The form the sanctions will take is being tightened and they will likely be deployed in coordination with the European Union, officials said.
The move could be the first cost imposed on Russia by the Biden administration, which condemned the treatment of Navalny and those protesting on his behalf, and would mark a clear departure from the strategy of the Trump administration, which did not impose poisoning sanctions and avoided directly confronting Russia for its misdeeds.
EU High Representative Josep Borrell said on Tuesday that Secretary of State Antony Blinken had asked to coordinate actions against Russia in the Navalny case. Blinken addressed the EU’s Foreign Affairs Council on Monday.
Sullivan also said that “what the previous administration said, quote,” was likely of Russian origin. “We think we can go further than that.”
The Biden administration is not starting from scratch as it develops options for Navalny sanctions. The State Department crafted options last year under the Trump administration, but they were never enforced, a move that has mystified the officials who crafted them, one of the officials said.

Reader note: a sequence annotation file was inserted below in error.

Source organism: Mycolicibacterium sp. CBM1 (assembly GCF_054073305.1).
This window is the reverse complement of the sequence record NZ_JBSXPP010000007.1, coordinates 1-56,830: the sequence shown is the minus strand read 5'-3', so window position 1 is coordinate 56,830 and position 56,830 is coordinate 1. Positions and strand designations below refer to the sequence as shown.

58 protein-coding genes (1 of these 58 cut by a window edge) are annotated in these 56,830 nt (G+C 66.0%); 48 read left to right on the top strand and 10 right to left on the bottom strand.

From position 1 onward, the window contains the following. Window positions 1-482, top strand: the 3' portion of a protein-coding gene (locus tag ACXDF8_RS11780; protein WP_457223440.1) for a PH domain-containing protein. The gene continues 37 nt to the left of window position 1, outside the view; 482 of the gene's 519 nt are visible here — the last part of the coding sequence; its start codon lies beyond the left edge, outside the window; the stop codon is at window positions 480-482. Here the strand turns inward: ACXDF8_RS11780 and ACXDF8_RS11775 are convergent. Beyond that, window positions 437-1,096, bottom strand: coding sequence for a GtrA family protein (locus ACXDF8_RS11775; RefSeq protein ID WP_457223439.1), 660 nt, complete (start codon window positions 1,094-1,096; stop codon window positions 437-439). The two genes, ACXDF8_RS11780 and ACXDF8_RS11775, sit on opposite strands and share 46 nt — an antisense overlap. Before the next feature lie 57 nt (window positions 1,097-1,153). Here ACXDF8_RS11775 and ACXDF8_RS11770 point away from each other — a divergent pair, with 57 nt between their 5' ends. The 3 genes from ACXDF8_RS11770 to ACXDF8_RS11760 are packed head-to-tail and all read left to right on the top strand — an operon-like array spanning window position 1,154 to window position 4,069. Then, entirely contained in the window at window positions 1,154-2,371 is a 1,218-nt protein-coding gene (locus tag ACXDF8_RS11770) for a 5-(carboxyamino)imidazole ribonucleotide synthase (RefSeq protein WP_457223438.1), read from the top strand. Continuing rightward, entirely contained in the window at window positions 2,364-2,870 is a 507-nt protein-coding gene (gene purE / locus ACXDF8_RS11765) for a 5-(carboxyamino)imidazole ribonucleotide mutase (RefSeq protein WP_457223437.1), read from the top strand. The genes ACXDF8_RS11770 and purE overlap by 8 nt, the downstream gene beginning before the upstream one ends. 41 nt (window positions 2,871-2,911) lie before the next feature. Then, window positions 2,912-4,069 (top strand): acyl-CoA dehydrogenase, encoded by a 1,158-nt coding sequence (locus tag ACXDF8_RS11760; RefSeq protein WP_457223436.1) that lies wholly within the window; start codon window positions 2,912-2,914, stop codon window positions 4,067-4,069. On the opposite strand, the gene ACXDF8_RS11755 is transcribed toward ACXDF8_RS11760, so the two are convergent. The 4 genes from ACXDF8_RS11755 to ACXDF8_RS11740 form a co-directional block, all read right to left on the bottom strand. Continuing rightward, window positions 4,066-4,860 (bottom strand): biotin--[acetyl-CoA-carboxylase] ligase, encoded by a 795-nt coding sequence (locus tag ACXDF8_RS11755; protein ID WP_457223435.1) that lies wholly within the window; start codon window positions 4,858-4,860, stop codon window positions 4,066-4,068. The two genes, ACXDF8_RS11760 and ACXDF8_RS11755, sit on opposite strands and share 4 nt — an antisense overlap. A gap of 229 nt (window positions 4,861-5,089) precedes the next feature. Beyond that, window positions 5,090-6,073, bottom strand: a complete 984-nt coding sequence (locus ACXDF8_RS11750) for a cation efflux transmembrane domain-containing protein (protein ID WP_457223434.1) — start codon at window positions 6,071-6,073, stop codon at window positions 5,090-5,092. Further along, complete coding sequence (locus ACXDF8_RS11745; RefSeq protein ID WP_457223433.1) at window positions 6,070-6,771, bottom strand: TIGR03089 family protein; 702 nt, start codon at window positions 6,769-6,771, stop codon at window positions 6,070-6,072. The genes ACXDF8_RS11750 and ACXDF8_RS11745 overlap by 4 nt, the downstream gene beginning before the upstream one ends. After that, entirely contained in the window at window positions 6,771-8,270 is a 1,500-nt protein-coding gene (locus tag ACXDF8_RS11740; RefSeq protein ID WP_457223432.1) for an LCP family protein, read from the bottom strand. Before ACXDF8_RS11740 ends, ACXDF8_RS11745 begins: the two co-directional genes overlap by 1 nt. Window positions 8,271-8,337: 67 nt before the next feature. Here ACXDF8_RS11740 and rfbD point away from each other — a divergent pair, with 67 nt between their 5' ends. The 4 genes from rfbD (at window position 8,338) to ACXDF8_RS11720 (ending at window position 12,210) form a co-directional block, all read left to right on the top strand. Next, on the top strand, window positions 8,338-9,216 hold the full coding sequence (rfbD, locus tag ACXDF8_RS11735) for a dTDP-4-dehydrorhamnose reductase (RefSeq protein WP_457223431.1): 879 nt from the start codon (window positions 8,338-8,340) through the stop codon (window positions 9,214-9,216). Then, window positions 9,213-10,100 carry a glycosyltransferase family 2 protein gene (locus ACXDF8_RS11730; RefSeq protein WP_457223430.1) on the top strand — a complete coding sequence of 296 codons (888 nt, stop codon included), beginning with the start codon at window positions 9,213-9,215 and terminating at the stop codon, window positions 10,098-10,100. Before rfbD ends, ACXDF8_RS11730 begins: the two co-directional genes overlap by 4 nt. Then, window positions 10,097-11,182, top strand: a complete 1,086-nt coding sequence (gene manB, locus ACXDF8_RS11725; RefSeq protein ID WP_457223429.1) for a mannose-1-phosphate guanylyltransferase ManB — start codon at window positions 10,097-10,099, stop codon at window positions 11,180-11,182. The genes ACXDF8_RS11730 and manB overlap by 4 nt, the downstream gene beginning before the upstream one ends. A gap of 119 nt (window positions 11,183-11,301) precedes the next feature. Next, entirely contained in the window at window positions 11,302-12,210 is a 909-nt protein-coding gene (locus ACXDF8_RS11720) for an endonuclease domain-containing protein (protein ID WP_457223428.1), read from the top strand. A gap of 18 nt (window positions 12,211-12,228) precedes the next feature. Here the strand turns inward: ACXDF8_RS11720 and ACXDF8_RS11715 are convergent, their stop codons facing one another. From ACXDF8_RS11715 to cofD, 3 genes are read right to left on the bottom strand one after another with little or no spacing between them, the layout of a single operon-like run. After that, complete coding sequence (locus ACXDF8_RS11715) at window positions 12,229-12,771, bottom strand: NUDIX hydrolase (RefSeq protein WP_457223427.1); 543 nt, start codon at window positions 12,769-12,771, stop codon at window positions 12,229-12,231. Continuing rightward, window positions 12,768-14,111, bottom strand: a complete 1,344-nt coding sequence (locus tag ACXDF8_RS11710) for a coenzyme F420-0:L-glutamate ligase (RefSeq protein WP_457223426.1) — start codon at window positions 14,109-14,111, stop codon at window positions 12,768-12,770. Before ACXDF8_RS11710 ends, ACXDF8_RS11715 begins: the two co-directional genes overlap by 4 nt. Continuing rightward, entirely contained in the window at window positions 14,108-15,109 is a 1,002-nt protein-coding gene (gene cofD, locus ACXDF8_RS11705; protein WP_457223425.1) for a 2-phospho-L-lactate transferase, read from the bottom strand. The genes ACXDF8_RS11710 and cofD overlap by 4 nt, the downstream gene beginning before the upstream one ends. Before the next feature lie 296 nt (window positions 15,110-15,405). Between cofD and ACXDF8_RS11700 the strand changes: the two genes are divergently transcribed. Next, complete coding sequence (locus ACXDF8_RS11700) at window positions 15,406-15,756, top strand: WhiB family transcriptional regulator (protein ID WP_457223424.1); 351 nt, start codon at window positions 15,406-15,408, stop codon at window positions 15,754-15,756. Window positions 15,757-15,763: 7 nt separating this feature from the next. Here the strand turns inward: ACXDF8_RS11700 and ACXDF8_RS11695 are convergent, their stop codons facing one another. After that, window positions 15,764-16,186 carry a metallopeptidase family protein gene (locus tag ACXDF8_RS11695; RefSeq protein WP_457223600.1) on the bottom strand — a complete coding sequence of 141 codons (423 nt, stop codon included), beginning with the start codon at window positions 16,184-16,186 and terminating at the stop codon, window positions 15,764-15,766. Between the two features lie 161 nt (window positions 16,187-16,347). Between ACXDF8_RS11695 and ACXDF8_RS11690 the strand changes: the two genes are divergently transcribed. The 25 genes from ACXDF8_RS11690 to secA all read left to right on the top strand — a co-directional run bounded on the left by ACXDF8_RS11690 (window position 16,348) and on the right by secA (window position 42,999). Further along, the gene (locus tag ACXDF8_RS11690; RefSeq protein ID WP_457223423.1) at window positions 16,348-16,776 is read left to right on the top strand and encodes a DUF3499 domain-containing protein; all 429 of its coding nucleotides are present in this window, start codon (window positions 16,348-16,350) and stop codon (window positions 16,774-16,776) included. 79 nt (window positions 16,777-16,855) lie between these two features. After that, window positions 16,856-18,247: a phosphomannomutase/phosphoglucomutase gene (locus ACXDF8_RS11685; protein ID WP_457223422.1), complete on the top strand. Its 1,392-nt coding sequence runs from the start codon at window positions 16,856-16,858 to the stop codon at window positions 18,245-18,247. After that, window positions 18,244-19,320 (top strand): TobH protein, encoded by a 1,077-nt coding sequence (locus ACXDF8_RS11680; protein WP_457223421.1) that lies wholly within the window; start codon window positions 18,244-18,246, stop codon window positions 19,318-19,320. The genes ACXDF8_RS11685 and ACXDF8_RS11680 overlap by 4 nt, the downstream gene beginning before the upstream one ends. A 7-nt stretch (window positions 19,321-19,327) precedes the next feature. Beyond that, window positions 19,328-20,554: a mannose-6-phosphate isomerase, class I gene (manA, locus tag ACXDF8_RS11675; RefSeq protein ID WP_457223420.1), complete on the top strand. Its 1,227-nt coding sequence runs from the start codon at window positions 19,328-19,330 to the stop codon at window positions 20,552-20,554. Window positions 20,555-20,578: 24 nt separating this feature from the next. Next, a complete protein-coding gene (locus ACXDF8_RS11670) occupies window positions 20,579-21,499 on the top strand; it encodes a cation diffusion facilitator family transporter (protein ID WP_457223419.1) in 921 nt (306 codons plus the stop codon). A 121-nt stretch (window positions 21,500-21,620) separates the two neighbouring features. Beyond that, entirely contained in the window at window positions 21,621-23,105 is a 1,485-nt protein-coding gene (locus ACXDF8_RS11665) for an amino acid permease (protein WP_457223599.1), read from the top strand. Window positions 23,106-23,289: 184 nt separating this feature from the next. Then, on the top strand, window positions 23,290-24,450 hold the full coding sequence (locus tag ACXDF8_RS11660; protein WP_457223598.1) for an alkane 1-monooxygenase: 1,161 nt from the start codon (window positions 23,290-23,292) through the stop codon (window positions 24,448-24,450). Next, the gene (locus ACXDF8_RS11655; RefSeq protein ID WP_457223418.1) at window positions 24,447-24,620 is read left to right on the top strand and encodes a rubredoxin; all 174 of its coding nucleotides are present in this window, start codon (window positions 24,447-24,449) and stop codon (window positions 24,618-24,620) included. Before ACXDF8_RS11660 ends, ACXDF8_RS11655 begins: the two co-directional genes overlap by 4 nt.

The Trump administration’s inaction has put the United States out of step with its European allies over the Navalny poisoning. EU countries implemented Navalny sanctions shortly after his poisoning last year, but the United States did not.
Blinken participated virtually in the EU’s Foreign Affairs Council (FAC) yesterday on Monday and said he “welcomed the EU’s decision to impose sanctions on Russia under the EU’s sanctions regime. human rights in response to measures taken against [Navalny] and his supporters. “
Officials in the Biden administration stress the ongoing reviews of the intelligence services and their need to fully understand the state of play before rolling out their full Russian policy. The intelligence review includes the SolarWinds violation, Russian interference in the 2020 election, Russia’s use of chemical weapons against Navalny, and alleged bounties on US troops in Afghanistan.
The White House did not respond to a request for comment.
Administration officials have promised the intelligence review will proceed as quickly as possible.
“The office of the director of national intelligence is working very quickly on this review,” State Department spokesman Ned Price said earlier this month. “I wouldn’t expect this review to take longer than necessary.”
CNN’s Jennifer Hansler contributed to this report.